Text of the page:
Let me conclude my discussion by dealing with one issue in more depth: the linguistic study of papyri. Not insignificantly, this part of our field of studies received its initial impetus in the nineties of the nineteenth century as well. It came from an 'outsider,' Adolf Deissmann. Earlier efforts to use papyri for the study of a particular phase in the development of the Greek language remained by-and-large ineffective. Deissmann and his followers definitively changed the study of post-classical Greek primarily on the basis of the evidence from the papyri. After the initial breakthrough, culminating in E. Mayser's monumental grammar of the Ptolemaic papyri, the linguistic study of Greek papyri has not progressed very much. It has yet to receive an impetus from the new approaches in the field of linguistics. Horsley's recent overview should be welcomed as a timely reminder of what remains to be done. The study of phonology, morphology, and syntax, the three parts of traditional grammar, are badly in need of an update. Beyond that, no one has attempted to apply text grammar, discourse analysis, and sociolinguistics to Greek papyri. And yet, Greek papyri represent a thousand years in the study of the Greek language and, moreover, a bilingual culture that was apparently able to cope somehow with the problems inherent in such a culture. To be sure, we know more about the context of the written word in Graeco-Roman Egypt than anywhere else in the ancient world.
In short, we have to face the enormity of the tasks that lie ahead. Yet, we can hardly fail to appreciate what has already been done by our predecessors in the past. Their most precious legacy is the proverbial friendship and generosity that characterize the relationships within our truly international and 'catholic' organization. But in the final analysis, a multiple of the papyri from Graeco-Roman Egypt that have been published to date, an estimated 40,000, remains to be published. We know that they are the representatives of an ancient culture, and we have finally come to realize that their potential contribution to our understanding of that culture is of a higher quality than anyone could have imagined a hundred years ago. We have no choice but to publish them in a way that has been sketched for us so eloquently by H.C. Youtie, and with a versatility of mind that fully deserved the appreciative comment of Ulrich von Wilamowitz-Moellendorff:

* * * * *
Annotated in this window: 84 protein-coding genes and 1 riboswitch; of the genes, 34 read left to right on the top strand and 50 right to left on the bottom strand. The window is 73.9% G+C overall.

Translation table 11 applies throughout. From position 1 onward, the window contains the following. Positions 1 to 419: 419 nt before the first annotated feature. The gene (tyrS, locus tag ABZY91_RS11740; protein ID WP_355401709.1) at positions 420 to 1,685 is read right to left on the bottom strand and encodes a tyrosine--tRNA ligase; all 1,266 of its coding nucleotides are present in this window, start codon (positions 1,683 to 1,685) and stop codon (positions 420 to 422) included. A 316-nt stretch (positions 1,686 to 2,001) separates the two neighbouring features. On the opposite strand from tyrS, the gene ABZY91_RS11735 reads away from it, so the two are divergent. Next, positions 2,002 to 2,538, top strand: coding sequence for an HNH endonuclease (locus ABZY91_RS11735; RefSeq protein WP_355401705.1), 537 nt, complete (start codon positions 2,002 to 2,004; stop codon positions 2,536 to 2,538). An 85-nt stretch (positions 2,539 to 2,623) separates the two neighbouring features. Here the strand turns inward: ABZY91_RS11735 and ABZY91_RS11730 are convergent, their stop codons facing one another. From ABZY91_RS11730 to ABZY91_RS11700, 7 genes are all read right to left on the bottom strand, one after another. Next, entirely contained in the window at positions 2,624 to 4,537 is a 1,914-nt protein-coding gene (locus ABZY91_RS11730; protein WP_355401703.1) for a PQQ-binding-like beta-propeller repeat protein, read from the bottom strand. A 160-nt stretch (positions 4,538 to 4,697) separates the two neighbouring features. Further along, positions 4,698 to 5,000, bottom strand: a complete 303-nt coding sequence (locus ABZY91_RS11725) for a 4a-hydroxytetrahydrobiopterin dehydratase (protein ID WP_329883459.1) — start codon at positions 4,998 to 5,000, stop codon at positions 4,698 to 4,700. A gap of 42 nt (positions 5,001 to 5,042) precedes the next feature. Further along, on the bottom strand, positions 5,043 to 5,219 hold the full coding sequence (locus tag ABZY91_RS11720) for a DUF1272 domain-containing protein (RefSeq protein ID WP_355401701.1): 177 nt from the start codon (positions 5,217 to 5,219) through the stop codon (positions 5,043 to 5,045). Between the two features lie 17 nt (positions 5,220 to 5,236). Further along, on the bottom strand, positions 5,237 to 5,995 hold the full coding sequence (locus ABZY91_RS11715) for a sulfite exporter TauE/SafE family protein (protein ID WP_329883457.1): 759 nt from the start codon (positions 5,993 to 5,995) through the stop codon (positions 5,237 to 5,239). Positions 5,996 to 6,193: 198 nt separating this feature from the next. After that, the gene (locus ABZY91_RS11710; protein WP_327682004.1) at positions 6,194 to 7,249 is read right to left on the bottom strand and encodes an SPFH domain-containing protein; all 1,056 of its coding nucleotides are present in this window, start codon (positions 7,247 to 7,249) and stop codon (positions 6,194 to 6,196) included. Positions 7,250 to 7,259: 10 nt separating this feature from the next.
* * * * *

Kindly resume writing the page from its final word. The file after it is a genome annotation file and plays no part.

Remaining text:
es ist nichts kleines, von den Geschäftspapieren und Zauberbüchern Aegyptens zu der Lyrik von Keos übergehn zu können, was sich Specialisten hoffentlich gesagt sein lassen, die ihr ganzes Gebiet alle Tage ganz durchmessen können.
But in addition, we have to bring the papyri to bear on the current issues relating to historical cultures. If we neglect to do so, they will become dead objects, no matter how many we publish. Von Wilamowitz-Moellendorff knew by experience that we can only do the best we can, as is clear from the following, laconic, statement, which may be our motto as we press on:
Ich zeige was ich sehe, sage was ich weiss; habe ich mich nachher zu schämen, so werde ich es schon tun.
Let me conclude with a quotation from Ulrich Wilcken that sums up the ambition of the generation of papyrologists of Mommsen's days:
In der Geschichte unserer Altertumswissenschaft werden dereinst die Papyrusfunde - - - als epochemachende Erweiterung unserer antiken Tradition eine hervorragende Rolle spielen. Hoffen wir, dass man dann von den heutigen Männern wird sagen können, dass sie das ihrige gethan haben, um diesen unerwarteten Schatz zu einem Segen für die Wissenschaft werden zu lassen.
For us, the men and women of today, the challenge lies not in doing our predecessors' part, but, as I have tried to make clear, in doing our very own part.
(from Bulletin of the American Society of Papyrologists 30 (1993): 5-18; (c) American Society of Papyrologists 1993, reprinted with permission)
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Last updated by Peter van Minnen and Suzanne Corr on 5/10/95